Cover Letters

Your cover letter is one of the best marketing tools you have in finding a position. It’s often one of the first things asked of you in the job or internship search process. Learn about how to write an effective cover letter to help you land your next interview!


The purpose of a cover letter is to make a compelling case for yourself as a candidate for a particular job, and it complements what’s in your resume. It’s an opportunity to tell an employer more about you than just what they’ll see in your work history. Other things matter too, like work habits, communication skills, drive, people skills and overall enthusiasm for the job. A good cover letter doesn’t summarize the resume that follows; it adds new details that aren’t on the resume that explain why YOU would excel at this particular job.

We suggest thinking back to past compliments from supervisors or teammates when you’re trying to come up with skills to highlight and tying them to an anecdote to make things feel a little more grounded. Anyone can say they are a “team player” who “works well under pressure,” but not everyone can talk about how their successful presentation sealed the deal with a hesitant client, or brag that they’ve got spreadsheet customization skills that their coworkers have described as a “game changer.” 

To take the pressure off the writing process, imagine you’re writing an email to a friend about why you think you’d be great at the job. You probably wouldn’t do that by stiffly reciting your work history; you’d talk about what you’re good at, how your experiences align with what it takes to do the job well, how you’d approach the work, and why you’re excited about it. That’s a good basis for any cover letter.

Cover Letter guide

Be Mindful of the Medium 

Hard Copy/Electronic

For a hard copy cover letter or a word document for electronic application submission, use the same heading as you have in your resume. This will make sure all of your documents match and looks very professional.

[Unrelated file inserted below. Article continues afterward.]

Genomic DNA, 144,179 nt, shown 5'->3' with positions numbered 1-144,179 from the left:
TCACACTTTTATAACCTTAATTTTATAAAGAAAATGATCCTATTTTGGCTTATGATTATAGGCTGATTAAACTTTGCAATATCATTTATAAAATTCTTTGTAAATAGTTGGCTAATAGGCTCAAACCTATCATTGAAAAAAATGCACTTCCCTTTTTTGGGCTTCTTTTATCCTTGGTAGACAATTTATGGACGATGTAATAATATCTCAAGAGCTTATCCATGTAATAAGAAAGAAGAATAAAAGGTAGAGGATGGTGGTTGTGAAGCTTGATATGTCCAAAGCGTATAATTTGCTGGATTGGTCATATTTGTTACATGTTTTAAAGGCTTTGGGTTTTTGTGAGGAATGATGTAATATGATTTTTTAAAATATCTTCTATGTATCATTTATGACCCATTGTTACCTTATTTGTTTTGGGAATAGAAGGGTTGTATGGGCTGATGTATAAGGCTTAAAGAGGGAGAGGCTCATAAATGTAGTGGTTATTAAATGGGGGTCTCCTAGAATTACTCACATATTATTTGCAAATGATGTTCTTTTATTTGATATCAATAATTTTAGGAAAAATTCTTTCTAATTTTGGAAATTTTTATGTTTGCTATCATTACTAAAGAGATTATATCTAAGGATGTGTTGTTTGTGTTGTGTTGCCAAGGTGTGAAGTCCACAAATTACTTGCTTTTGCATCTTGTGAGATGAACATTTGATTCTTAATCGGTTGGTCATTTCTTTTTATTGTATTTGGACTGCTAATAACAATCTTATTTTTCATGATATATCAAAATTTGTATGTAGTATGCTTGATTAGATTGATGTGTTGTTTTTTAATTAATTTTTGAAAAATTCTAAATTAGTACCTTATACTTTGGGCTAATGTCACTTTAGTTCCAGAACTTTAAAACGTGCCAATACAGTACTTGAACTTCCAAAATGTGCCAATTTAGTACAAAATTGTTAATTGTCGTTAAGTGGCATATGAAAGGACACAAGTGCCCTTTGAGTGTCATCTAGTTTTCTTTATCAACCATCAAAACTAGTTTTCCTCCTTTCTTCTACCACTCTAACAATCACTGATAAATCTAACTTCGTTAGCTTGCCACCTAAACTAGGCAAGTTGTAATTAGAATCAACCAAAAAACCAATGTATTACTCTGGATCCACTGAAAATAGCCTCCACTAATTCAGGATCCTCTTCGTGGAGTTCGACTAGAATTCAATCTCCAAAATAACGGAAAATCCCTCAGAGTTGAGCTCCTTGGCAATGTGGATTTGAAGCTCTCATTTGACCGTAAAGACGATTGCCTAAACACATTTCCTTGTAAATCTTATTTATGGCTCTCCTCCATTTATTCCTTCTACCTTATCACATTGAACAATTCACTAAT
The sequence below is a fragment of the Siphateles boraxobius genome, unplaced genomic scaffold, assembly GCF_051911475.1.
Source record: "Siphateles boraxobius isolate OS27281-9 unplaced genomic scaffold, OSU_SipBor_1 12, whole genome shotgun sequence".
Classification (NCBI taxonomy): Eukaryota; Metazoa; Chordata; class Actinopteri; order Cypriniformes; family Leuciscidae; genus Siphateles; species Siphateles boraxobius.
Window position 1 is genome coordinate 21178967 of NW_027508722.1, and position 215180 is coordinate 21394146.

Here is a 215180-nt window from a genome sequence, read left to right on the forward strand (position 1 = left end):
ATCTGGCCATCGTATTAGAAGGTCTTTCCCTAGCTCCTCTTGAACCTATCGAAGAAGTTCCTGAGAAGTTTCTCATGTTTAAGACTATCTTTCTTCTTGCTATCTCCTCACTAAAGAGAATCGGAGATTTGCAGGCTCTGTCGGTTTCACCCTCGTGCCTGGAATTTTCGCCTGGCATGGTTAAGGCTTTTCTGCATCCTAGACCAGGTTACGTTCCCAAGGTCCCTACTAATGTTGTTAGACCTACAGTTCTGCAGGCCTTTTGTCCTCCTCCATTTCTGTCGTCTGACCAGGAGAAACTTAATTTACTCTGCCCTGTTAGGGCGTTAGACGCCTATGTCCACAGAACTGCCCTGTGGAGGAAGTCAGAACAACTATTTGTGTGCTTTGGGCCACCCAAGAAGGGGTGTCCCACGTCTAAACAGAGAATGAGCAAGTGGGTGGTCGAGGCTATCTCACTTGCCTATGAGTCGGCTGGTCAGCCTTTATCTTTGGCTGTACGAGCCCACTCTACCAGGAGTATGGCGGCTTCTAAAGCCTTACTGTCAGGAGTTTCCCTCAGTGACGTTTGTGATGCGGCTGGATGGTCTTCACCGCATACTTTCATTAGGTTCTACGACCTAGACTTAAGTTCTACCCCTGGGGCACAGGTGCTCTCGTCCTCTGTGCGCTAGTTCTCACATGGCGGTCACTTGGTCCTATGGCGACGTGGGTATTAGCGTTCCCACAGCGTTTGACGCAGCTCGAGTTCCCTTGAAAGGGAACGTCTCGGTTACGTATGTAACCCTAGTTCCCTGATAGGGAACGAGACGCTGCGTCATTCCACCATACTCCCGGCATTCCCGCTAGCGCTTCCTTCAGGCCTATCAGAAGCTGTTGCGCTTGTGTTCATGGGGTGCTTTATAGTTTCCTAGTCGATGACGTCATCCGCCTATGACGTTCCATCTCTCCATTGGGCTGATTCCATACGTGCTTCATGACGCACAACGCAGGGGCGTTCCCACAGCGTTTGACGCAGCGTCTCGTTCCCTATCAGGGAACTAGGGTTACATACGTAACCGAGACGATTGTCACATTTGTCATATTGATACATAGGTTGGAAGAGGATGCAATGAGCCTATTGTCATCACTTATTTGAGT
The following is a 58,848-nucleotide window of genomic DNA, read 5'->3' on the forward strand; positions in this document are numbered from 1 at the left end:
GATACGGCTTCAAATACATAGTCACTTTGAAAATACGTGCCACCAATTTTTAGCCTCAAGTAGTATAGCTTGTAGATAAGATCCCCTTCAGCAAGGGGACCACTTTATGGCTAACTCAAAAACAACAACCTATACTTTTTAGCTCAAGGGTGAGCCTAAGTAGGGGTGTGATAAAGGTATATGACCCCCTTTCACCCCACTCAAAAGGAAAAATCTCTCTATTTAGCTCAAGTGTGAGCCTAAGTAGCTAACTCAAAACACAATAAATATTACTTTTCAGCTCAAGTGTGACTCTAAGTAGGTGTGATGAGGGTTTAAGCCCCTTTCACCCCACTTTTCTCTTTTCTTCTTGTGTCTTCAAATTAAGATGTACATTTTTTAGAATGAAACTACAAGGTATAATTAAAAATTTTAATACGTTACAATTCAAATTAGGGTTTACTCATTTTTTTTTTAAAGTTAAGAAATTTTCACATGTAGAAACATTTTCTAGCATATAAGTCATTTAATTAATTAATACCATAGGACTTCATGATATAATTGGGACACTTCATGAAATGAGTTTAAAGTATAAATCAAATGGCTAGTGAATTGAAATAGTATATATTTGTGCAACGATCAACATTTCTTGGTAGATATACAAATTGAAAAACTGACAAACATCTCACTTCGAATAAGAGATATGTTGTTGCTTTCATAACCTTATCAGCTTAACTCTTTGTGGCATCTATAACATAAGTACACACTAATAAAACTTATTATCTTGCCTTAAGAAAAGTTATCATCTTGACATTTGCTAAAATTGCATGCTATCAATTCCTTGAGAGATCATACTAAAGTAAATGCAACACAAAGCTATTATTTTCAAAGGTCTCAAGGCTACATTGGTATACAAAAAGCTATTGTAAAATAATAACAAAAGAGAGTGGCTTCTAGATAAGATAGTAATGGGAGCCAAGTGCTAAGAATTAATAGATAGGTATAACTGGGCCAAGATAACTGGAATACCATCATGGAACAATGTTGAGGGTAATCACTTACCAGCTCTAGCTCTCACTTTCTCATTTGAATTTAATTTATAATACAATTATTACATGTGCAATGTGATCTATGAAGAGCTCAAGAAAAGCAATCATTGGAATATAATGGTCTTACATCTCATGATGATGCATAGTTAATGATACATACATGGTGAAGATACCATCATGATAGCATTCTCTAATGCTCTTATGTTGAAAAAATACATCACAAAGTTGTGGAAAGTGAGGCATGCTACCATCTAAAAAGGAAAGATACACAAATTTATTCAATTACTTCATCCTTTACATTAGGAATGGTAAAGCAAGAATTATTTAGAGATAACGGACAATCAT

• If you’re submitting the cover letter as an email, the subject line should include your name, the job title, and/or the posting number
  • When emailing your materials, write your cover letter in the body of the email — omit the header, date, and address section; only keep whom the letter is addressed to and the body of the letter 
  • Make sure to include your contact information in the signature of the email when emailing a letter, in case it’s forwarded

What to Avoid

While different job descriptions will require you to think differently, here are some points you should always avoid:

  • Don’t use a generic letter for every position you apply for, instead, take the time to tailor each cover letter to the particular company and position that you’re applying for
  • Don’t be in a hurry — be sure to follow the instructions in the job posting, and include any information specifically requested
  • Avoid typos, misspelled words and false or exaggerated information — always have someone else proofread before sending
  • Don’t address the letter to “To Whom it May Concern”! Use the name of the hiring manager or you can use one of the following salutations: “Dear Hiring Manager” or “Dear Hiring Team”


Below you’ll find cover letter examples paired with respective job descriptions. For these examples, read the job description closely and then the matching cover letter to better understand how to write a cover letter that’s tailored to the job. These examples are intended for inspiration only — to show what our cover letter advice can look like in practice.

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